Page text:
Before readers can find your virtual shelf, they need to know you exist. Readers have to find you in the sea of millions of eBooks. You have to put in some marketing efforts.

I consider myself lucky. I'm not making enough to support myself (yet), but my books do fairly well. While I recognize that luck does play a huge role in publishing, I will also tell you that I've put in a lot of effort to both my pre and post launch marketing efforts. My book came out over a week ago, but I still have a summer filled with marketing tasks. I know that my books existing isn't enough to keep them selling. Yes, the third release helped. But the time and effort I put into marketing carried the brunt of the load.

I'm not saying you shouldn't keep writing. More books keeps you fresh for the fans you do have and helps you continue to grow as an author. Always keep writing. Also, it's important to note that sometimes, regardless of your efforts, a book never really catches on. In that case, you need to be able to put out your next book and try again. Just understand that putting a book into the market without letting anyone know it exists is not a marketing strategy for your back list. It is an almost guaranteed way to increase a virtual shelf that no one is reading.

Agency Lessons: Stop double dipping

Agency Lessons is a weekly post that gives authors and readers an inside look into the mind of a literary agent and a peek behind the curtain of how books are made.

Every Wednesday the good folks of Corvisiero get together and go through our query boxes. It's cathartic and helps to keep us on track with the never ending supply of hopeful writers. Last week I noticed a startling trend. It wasn't a good kind of startling.

Over the course of several hours I ran into no less than three queries for projects that had already been queried to me in the past. To be clear, I'm not talking about projects sent to another Corvisiero agent and then sent to me. I'm talking a query addressed directly to me.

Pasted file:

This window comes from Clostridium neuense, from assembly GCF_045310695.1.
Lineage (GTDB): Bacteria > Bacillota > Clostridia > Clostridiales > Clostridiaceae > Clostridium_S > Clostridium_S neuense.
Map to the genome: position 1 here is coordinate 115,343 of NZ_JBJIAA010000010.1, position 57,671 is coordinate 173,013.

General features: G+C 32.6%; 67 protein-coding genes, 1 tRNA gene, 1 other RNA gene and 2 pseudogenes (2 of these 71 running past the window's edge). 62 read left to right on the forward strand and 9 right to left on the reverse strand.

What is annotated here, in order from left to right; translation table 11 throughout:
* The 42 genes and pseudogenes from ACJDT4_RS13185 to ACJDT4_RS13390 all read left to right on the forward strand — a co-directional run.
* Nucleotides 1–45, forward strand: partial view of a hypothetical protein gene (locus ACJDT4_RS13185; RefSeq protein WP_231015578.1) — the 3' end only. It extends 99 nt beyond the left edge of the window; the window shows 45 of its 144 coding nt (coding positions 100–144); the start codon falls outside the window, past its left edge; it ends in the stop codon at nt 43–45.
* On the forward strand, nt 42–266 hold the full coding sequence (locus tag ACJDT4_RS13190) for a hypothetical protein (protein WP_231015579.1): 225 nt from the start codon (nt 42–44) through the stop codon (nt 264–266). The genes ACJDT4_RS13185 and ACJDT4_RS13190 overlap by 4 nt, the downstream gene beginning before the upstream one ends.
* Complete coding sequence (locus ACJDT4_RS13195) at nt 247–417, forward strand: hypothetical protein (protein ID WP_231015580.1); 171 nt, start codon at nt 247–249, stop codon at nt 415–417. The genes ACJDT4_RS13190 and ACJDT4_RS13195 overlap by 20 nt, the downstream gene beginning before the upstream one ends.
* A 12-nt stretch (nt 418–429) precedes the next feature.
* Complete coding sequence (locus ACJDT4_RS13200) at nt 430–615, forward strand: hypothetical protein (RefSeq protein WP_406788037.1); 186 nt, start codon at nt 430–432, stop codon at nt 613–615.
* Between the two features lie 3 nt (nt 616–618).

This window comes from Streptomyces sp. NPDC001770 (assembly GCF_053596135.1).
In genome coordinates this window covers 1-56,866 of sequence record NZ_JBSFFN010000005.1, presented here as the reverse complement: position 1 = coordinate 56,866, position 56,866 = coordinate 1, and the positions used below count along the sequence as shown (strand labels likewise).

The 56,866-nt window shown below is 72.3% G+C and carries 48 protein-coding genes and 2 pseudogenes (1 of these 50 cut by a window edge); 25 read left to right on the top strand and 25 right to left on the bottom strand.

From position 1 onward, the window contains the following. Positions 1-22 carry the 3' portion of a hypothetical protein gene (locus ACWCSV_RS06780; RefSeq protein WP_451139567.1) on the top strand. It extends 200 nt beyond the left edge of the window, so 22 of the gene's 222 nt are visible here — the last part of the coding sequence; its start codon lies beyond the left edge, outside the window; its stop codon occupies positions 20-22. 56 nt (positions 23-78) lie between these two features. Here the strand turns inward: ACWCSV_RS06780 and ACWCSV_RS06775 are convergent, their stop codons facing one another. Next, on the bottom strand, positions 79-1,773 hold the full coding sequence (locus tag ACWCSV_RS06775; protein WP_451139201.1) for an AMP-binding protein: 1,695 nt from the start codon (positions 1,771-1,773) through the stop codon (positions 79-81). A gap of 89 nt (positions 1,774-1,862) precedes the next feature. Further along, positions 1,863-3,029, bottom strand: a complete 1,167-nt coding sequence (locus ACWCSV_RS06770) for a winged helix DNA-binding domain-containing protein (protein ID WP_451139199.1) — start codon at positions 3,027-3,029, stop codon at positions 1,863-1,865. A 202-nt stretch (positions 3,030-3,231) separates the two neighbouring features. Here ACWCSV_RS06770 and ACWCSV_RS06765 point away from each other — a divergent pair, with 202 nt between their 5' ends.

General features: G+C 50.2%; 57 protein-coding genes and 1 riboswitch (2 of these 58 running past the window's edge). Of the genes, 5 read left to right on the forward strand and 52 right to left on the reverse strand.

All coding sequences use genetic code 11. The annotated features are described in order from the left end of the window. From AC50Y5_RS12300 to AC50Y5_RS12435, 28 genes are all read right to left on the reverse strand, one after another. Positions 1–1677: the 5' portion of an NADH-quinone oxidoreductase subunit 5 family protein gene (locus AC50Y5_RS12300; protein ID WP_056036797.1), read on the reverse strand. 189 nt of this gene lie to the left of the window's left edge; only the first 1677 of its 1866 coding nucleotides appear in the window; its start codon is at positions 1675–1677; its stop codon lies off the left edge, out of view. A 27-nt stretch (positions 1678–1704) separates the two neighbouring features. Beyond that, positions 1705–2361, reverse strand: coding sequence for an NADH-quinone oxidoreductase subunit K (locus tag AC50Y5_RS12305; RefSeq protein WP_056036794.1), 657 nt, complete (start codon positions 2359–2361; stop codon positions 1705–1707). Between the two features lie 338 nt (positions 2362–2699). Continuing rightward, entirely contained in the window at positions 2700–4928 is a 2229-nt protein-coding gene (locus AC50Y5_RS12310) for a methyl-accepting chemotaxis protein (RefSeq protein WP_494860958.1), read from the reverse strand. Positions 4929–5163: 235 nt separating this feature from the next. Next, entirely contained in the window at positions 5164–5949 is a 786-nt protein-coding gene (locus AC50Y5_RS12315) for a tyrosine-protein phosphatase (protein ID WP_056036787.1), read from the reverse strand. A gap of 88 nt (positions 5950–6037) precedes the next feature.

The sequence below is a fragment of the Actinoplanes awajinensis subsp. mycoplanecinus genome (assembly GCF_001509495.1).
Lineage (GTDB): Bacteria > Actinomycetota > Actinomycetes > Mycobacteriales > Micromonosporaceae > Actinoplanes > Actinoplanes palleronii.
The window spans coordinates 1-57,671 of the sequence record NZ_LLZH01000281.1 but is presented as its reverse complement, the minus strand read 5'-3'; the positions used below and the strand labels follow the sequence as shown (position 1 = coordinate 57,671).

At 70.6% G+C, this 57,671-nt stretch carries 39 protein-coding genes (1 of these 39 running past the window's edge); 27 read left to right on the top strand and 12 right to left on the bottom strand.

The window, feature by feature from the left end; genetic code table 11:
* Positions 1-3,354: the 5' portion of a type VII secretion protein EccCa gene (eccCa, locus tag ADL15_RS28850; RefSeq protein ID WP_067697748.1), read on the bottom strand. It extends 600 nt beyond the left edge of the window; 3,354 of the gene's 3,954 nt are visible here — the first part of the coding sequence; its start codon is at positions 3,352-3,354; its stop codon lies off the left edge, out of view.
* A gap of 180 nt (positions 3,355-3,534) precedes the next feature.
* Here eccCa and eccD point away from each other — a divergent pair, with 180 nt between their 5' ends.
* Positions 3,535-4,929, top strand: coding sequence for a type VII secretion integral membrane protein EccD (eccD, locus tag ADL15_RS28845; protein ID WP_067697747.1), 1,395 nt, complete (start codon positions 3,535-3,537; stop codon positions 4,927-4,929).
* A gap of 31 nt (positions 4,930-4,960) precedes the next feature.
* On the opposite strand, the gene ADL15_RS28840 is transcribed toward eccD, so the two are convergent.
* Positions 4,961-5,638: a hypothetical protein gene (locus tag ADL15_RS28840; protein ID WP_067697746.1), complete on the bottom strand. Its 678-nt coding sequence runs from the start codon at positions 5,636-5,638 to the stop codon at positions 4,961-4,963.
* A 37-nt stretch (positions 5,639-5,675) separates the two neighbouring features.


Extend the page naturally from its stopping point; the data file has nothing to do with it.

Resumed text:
I don't keep a physical log of queries, because let's be honest, that would take forever. But I do keep all my emails so I can easily search by email, name or subject line to go back and find and old query. No, I don't remember the name of every author that queries me, but I do remember premises.

Here's what I think when I see a double-dip query:

1. Poor organization
No one loves a good spreadsheet more than I do, but you don't have to obsess over Excel to keep track of your queries. You need to develop a system that works for you so you can track who queries were sent to and when. Not only does this help you to not stress that the agent you just queried hasn't responded yet, it let's you know who already has your query so you don't query them again.

Being organized is a must for an author who wants to make writing their career. You have to keep track of deadlines, multiple versions of your manuscript from multiple editors, your marketing efforts, and your finances. I need to know that my authors can handle keeping track of their own information, because I don't have time to be a personal assistant and neither does any other agent out there.

By double querying me you are indicating that you can't keep track of your own query process and that's a red flag against your ability to manage your author career. 

2. Inability to move on
So, almost without exception, these double dip queries aren't coming a few days or weeks apart. I tend to ignore those as more of an oops or bad copy/paste in the midst of querying. The double-dippers tend to re-query months or in some cases years after the initial query. This make me cringe and tremble in horror for two reasons.

A project that you were pitching two years ago is most likely dead in the water. Editors have moved on from whatever they were taking on two years ago. Readers have moved on. Everyone has moved on except the double-dipper.